A new report from the Consumer Bankers Association dramatically illustrates how many small businesses were impacted by COVID-19 during the latter part of the first quarter of the year. The report found that delinquency and use were emphasized. This was likely due to short-term business closures, especially in the Northeast, although other parts of the country were hit early in the pandemic. Some important findings:
– Delinquencies increased on various types of credit, including commercial card, credit line, open end / standing and maturity. The quarter marked the highest delinquency point since the survey started in Q1 2018.
– Both credit limits and balances have fallen to their lowest point since the survey started, with balances falling at a faster rate than limits. This led to an overall decrease in credit utilization.
– Charges increased for accounts that extend outstanding credit. but dipped for secured loans. Overall, however, write-offs declined.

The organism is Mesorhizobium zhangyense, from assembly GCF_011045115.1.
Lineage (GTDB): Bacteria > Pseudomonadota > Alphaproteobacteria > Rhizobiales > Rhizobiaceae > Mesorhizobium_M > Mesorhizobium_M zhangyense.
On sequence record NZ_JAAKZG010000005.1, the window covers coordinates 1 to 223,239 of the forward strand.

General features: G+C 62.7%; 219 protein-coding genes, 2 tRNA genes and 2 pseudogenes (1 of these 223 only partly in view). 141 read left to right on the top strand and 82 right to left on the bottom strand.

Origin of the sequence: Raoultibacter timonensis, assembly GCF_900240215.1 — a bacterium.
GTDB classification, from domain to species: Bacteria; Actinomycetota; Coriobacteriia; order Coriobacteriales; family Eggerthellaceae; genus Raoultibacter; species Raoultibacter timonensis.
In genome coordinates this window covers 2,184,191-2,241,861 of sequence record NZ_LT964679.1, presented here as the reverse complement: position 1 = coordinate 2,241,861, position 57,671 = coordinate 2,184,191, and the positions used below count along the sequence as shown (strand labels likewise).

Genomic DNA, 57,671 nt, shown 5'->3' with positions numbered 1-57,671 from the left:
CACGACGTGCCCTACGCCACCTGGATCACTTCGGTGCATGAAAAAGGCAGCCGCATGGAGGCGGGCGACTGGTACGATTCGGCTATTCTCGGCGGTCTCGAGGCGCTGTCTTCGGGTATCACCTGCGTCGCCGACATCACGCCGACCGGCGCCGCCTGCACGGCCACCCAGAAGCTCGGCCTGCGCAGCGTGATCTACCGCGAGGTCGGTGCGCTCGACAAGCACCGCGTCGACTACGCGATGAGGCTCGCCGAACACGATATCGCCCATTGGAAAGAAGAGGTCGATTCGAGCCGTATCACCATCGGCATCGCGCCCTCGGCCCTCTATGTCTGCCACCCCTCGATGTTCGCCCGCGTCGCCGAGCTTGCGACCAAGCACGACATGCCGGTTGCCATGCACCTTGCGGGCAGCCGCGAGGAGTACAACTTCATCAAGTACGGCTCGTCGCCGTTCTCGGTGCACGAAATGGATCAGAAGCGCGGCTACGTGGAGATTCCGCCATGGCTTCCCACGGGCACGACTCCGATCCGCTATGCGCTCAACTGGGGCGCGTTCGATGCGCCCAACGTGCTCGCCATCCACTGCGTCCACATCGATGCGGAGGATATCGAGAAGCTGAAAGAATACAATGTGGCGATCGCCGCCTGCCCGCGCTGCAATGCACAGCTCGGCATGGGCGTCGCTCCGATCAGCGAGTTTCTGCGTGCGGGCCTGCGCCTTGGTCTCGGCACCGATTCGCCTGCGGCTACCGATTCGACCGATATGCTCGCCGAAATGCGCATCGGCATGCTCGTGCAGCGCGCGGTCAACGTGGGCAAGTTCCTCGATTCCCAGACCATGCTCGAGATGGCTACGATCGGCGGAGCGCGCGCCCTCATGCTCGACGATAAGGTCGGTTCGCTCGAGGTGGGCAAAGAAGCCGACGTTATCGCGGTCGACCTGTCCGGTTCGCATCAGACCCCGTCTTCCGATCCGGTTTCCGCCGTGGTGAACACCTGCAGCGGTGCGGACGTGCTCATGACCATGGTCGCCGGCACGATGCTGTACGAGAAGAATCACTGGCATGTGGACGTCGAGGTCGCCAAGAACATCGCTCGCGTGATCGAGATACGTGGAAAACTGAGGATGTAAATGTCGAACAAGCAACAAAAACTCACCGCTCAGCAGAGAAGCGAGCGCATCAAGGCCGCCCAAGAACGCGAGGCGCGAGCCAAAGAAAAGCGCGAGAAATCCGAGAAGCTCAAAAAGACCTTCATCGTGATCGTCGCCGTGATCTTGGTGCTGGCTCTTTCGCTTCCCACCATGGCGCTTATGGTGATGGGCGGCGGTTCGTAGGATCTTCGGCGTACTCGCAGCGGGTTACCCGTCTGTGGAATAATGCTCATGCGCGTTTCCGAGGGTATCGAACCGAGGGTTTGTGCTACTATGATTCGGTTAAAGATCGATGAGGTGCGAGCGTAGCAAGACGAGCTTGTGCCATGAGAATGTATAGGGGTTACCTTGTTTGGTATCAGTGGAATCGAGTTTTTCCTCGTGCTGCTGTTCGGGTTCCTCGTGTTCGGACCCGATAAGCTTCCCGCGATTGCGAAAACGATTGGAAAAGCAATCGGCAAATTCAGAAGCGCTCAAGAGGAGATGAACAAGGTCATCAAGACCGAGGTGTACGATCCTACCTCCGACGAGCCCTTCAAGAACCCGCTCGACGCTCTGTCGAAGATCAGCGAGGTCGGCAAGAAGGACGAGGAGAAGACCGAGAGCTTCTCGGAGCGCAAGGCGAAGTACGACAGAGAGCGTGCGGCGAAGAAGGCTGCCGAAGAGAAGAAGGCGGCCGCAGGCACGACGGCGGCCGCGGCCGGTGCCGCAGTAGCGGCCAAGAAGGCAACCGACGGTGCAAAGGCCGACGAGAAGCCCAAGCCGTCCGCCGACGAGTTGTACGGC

– Delinquencies and credit utilization increased, likely driven by short-term business closures affecting many industries, especially in the North East region.
– As the coronavirus continues to spread across the country, I suspect these numbers could rise even higher – especially in Q2 and Q3. (To view the full report, click here.)
Fortunately, the government got involved in helping small businesses. According to most accounts, the Paycheck Protection Program (PPP), Congress’ central policy of keeping workers in employment amid widespread business closures due to COVID-19 has been a success. Implemented by the Treasury Department and Small Business Administration (SBA), the most recent data reported shows that the scale of PPP is historic.
Since the program’s launch in April through July 6, nearly 5,500 lenders have provided 4.9 million loans averaging $ 106,000, totaling $ 521 billion in funding for small businesses that might otherwise have failed. According to the SBA, these loans went to businesses and helped maintain more than 51 million jobs across the country. That’s about 84% of the country’s small business payroll.
These data prove that despite the chaotic initial implementation, the PPP did what it was intended to do: it provided liquidity relief to a large number of small businesses very quickly.